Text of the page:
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In my experience, category theory is very successful at providing powerful machinery to reason about large objects or objects unrestricted in size, for example (logical) models (via accessible categories) or "nice" topological spaces (via simplicial sets). However I haven't seen many impressive applications of category theory to categories of finite objects, for example finite graphs or more generally finite models, whose behaviors can be radically different from the corresponding objects of unrestricted size. I certainly haven't read widely enough, but I want to ask anyway: is this finite/infinite divide a conception or misconception? If the former, are there any intuitive explanations? If the latter, what are some convincing counterexamples (for example, applications that provided major insight in what graph theorists would be interested in)?

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    $\begingroup$ Fraïssé limits should be mentioned, I guess golem.ph.utexas.edu/category/2009/11/fraisse_limits.html $\endgroup$ – David Roberts Aug 10 '15 at 12:50
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    $\begingroup$ It may (or may not) be helpful to note that "small" (finite?) objects are often characterised by being compact in their category. E.g. a compact $k$-vector space is the same as a finite-dimensional space, or (at the other end of the range of concreteness) a compact object in the stable homotopy category is the same as the natural generalisation of a finite CW complex. This way of embedding small (finite) objects into categories of huge objects is actually very useful, c/f Brown representability. $\endgroup$ – Tom Bachmann Aug 10 '15 at 13:43
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    $\begingroup$ I don't really understand the question. You might be claiming that category theory doesn't say much about finite graphs, to be concrete, that combinatorialists might care about, but I think category theory doesn't say much about infinite graphs that combinatorialists might care about either. I think finitude is a red herring here and that your question is about something else. $\endgroup$ – Qiaochu Yuan Aug 10 '15 at 17:35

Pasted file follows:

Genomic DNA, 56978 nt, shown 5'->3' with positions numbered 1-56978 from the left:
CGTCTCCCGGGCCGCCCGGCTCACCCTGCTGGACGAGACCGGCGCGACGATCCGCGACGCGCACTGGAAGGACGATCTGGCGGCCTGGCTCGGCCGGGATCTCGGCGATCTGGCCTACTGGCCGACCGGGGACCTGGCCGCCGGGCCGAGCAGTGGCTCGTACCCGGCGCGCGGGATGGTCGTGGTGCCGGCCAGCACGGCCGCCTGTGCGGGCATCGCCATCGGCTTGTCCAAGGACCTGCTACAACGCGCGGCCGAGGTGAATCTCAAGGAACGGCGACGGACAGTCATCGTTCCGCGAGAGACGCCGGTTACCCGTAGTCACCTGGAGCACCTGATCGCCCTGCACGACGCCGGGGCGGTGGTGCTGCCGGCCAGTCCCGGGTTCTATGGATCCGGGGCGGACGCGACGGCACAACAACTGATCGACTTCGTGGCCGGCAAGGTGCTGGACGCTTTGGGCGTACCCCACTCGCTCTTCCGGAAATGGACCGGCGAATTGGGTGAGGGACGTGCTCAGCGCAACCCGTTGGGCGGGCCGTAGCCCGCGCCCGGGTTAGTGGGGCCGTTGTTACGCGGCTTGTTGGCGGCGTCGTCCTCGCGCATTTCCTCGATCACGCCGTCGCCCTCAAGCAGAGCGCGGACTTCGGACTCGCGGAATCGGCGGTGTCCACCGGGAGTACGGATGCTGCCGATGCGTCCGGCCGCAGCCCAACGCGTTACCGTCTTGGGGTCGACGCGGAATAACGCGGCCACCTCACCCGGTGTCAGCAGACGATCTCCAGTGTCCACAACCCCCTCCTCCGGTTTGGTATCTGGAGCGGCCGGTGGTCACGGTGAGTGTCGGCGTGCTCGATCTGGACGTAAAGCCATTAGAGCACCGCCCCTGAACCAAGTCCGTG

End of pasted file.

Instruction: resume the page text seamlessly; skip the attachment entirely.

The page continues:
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    $\begingroup$ On the other hand, why there hasn't been more interaction between category theory and say graph theory (the kind that might appeal to Erdos) is IMO a rather interesting question. The Robertson-Seymour theorem on graph minors being quasi-well-ordered is an intensely interesting structural result that I would love to see category theorists pay attention to. $\endgroup$ – Todd Trimble Aug 10 '15 at 18:36
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    $\begingroup$ @QiaochuYuan that's part of the question, whether this finitude is a red herring. $\endgroup$ – SorcererofDM Aug 10 '15 at 19:50
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I would say you could make good headway on this by looking over some of the research projects of Tom Leinster, Mark Meckes, and Simon Willerton (and others I may be forgetting), centering on various notions of size/magnitude for graphs, finite metric spaces, and various other structures. You could start by perusing the entries under "Size" on Leinster's webpage. Many of the entries with link to "discussions" refer to discussions taking place at the $n$-Category Café over a period of years.

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I don't exactly understand the question, but I think you should familiarise yourself with the notion of a fully dualisable object in a (possibly higher) symmetric monoidal category. For example, a vector space is fully dualisable iff it is finite dimensional. In the bicategory of algebras and bimodules, the separable algebras are fully dualisable. This notion often captures desirable finiteness conditions.

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  • $\begingroup$ Dualizability requires a monoidal structure to be well-defined, and with respect to either the product or the coproduct it's uninteresting (exercise). The OP explicitly gives the example of finite graphs, which dualizability doesn't capture. As I said in the comments, I think finiteness is a red herring here; the details of the OP's question seem to be about something else. $\endgroup$ – Qiaochu Yuan Aug 20 '15 at 16:17

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